Let us introduce … Devon Ginn, ELEVATE’s emcee!
Where to begin with this Indianapolis native?
Devon is a proud Broad Ripple High School alumnus (’09). He is classically trained in Shakespearian theatre, a published poet and experienced director and curator for the arts, culture and entertainment.
Currently the Visual Art & Entertainment curator at Madame Walker Theatre, Devon leverages his long-standing relationships with nonprofit arts organizations in our community to be a passionate advocate for social justice and equity.
When we asked Devon to emcee United Way’s ELEVATE we knew a memorable experience would come standard, because whether performing for 5 or 500, his stage presence is dynamic and larger than life.
We sat down with Devon for a quick Q&A:
United Way of Central Indiana (UWCI): We’re thrilled to have you on board for our new signature fundraising event, ELEVATE!
Devon Ginn: After seeing the event circulate on my social media feeds, I was compelled to purchase a ticket. I was also excited for the opportunity to support colleagues and friends who were nominated for an ELEVATE Award. I also couldn’t say “no” when I heard we’d be educating and fundraising around the topic of food insecurity in our community.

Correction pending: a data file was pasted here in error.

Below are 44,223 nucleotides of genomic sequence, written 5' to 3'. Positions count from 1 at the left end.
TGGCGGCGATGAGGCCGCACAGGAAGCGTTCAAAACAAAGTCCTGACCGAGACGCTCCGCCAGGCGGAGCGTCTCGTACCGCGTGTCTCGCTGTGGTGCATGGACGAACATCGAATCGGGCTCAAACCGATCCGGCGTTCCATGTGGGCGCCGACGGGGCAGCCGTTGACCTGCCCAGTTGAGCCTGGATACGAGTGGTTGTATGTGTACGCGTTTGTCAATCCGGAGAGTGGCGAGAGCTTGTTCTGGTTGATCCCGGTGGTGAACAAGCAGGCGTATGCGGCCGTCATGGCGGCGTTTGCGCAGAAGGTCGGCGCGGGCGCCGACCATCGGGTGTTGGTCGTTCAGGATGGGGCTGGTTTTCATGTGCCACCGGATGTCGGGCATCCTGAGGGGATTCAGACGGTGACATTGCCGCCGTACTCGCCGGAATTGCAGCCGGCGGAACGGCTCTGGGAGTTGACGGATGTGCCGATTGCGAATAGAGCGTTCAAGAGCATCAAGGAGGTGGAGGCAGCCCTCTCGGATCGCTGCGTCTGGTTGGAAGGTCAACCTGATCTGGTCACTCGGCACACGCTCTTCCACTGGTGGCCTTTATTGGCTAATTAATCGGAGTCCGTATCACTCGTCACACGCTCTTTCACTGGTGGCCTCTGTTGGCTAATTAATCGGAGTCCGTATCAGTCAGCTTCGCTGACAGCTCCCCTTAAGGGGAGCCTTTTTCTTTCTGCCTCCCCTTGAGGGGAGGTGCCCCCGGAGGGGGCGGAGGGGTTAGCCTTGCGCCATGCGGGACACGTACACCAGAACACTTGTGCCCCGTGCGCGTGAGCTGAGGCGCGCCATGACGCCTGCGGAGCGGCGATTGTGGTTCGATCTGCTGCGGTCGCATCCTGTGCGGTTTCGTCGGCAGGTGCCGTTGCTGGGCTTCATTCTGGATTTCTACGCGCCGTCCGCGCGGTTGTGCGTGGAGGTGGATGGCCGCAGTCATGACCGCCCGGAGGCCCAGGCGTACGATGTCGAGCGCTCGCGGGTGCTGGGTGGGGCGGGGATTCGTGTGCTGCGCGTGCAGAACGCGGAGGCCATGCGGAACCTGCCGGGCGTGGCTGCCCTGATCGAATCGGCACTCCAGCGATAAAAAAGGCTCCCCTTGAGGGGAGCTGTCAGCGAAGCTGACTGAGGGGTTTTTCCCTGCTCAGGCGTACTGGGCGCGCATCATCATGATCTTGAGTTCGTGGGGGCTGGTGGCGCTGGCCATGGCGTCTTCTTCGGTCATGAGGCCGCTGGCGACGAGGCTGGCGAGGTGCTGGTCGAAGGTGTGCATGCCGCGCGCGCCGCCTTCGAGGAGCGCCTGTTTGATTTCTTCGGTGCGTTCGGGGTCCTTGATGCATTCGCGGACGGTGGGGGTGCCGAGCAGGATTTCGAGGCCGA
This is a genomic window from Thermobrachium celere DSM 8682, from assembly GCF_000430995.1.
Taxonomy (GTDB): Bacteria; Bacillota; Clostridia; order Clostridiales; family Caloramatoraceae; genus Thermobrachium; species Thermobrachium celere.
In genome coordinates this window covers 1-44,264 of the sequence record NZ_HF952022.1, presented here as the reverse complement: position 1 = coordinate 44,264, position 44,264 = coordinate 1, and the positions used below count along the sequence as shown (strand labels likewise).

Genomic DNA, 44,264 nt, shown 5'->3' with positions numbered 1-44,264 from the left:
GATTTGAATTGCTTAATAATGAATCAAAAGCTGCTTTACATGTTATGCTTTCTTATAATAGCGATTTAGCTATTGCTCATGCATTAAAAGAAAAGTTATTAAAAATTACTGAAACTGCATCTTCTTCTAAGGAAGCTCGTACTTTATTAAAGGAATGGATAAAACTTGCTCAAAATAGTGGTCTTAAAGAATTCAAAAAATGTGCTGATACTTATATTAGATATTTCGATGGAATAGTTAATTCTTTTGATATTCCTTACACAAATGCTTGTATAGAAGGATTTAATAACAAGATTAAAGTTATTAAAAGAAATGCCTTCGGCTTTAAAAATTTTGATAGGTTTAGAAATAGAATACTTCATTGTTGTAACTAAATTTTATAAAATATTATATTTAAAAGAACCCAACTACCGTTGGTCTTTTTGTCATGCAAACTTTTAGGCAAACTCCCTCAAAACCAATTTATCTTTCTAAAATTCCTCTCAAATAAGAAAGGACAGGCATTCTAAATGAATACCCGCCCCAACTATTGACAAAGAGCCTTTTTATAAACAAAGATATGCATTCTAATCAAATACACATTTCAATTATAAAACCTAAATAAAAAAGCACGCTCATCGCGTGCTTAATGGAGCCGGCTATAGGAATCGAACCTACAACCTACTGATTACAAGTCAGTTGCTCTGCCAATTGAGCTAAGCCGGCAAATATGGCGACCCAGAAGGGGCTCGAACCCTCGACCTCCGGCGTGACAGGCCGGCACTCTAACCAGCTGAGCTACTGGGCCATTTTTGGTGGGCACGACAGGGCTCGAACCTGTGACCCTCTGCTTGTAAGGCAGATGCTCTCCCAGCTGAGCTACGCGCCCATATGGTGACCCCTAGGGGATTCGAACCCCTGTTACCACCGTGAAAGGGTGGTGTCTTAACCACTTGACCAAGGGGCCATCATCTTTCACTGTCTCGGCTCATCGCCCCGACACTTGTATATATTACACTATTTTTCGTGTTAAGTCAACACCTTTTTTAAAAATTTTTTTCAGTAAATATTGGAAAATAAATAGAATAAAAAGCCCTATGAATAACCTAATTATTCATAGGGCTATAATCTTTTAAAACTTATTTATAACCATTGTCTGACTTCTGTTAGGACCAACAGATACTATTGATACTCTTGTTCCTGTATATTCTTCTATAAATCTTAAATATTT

UWCI: Yes! Our goal is to raise $70,000 at ELEVATE. Attendees will be our first philanthropists to seed United Way’s Basic Needs Fund – a specific fund to help struggling families and children gain access to healthy food, safe and affordable housing, healthcare services and transportation.
GINN: I love that. I love how specific you are being this year and the intention behind how it’s going to positively affect the community. And, for people to really see how their impact is being made. The topic of hunger in terms of food access is really timely for Indy. You have the juxtaposition of Indy being featured for the work of great chefs like Jonathan Brooks on the national stage, but then there are real instances of food injustice occurring – for instance the recent closing of neighborhood grocery stores like Pogue’s Run on the near east side.
UWCI: We are so happy to have you on our stage March 2. Have you always loved playing to a crowd?